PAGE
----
There is "nothing political" about NDA government's decision to withdraw an appeal filed by the erstwhile UPA government challenging the Allahabad High Court verdict holding that AMU is not a minority institution, Attorney General Mukul Rohatgi has said.
"I must tell you that there is nothing political about it. The Aligarh Muslim University (AMU) was set up by an Act of the Parliament when India was not free. It was under British rule. Therefore, it is not correct to say that it was set up by Muslims.
"There is a judgement of the Supreme Court of (October 20 1967) of a bench of five-judges declaring that the AMU was not a minority institution and that legal position still holds," Rohatgi told a television news channel.
The top law officer was responding to a query posed by the India Today news channel with regard to reasons for filing the affidavit on behalf of the Centre for withdrawing its appeal against the High Court verdict. Government had told the Supreme Court a few days ago that it will withdraw the appeal filed by the erstwhile UPA government in this regard.
Rohatgi said there was an attempt in the "1980s to try and reverse" the position of AMU by way of an amendment.
"That amendment was not enough to overturn the view (of the Supreme Court). That amendment was challenged in the High Court. The High Court has struck down the amendment saying that 1967 judgement is still binding.
"The AMU has also filed a petition challenging the verdict of the High Court. They are entitled to carry on with their appeal and contend that it is a minority institution, but I have already told you that the Supreme Court has already held 50 years ago that it is not a minority institution. So that issue will be again decided by the Supreme Court in this appeal," he said.
Besides the Centre, the varsity administration had also filed a separate plea challenging the High Court verdict on the matter.
Rohatgi further said that he cannot speak "generally of all the institutions as there may be some institutions which are minority institutions and are set up by the minority".
"As far as AMU is concerned, I am only speaking about AMU because I have only studied the AMU case. The AMU is not set up by the minority. It was set up by an act of Parliament and that position we have taken," he said.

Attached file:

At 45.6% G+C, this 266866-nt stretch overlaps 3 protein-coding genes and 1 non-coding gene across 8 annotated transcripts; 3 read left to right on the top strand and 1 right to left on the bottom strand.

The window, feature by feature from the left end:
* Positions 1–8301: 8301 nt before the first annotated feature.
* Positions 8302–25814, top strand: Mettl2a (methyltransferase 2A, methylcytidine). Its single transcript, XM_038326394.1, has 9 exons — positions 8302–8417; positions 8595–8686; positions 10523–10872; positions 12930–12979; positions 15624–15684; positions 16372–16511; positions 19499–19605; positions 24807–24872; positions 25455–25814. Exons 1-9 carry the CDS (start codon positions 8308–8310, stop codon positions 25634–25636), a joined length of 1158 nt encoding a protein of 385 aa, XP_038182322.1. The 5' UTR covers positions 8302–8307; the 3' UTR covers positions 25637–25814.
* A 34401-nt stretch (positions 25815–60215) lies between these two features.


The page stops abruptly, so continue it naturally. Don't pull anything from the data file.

The government had filed the affidavit in this regard on July 4.
Earlier too, the Attorney General had told the apex court that AMU was set up by a central act and moreover, a constitution bench in 1967 in the Aziz Basha case had held it to be a "central university" and not a minority institution.
Rohatgi had said that to circumvent the effect of the judgement, an amendment was brought in 1981 in the central act to accord the minority status to the university which has recently been held as unconstitutional by the High Court.
The Allahabad High Court had in January 2006 struck down the provision of the AMU (Amendment) Act, 1981 by which the University was accorded minority status.
The division bench of the High Court had upheld the order of its single judge passed in 2005 by which it termed as "unconstitutional" the granting of minority status to AMU and 50 per cent reservation to Muslims in 2004.
AMU Act was enacted in 1920 dissolving and incorporating Mohammedan Anglo-Oriental (MAO) College. AMU (Amendment) Act in 1951 was passed by Parliament to do away with compulsory instruction in Muslim theology. The amendment opened membership of the Court of AMU to non-Muslims.
Changes were introduced by the 1966 amendment to AMU Act, which was challenged before the Supreme Court by S Aziz Basha.
The SC dismissed the petition in 1967 holding that AMU was not a minority institution because it had been established by an Act of Parliament and had not been set up by Muslims.
Another amendment to AMU Act in 1972 made the academic and executive councils more democratic and drastically reduced the nominees of the Visitor.